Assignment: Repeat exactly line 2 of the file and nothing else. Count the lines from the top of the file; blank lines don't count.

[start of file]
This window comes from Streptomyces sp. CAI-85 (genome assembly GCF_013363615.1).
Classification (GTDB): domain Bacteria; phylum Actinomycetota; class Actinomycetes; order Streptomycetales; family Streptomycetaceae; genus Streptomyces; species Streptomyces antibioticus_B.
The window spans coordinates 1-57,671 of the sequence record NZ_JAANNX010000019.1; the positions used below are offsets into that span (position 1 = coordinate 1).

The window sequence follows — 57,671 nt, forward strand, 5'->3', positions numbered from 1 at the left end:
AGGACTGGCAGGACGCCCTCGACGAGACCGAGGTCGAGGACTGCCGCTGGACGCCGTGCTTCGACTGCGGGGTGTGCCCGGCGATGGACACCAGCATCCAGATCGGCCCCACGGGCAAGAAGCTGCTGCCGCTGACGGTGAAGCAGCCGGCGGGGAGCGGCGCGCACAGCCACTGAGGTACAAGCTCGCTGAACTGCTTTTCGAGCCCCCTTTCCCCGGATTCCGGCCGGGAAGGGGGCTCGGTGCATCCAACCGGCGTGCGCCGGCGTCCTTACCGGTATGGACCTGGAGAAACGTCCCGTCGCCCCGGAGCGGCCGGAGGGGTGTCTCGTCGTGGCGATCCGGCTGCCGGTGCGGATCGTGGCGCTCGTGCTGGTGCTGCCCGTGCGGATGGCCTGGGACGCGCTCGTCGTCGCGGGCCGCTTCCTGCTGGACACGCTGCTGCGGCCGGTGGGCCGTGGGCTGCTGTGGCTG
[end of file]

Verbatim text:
Classification (GTDB): domain Bacteria; phylum Actinomycetota; class Actinomycetes; order Streptomycetales; family Streptomycetaceae; genus Streptomyces; species Streptomyces antibioticus_B.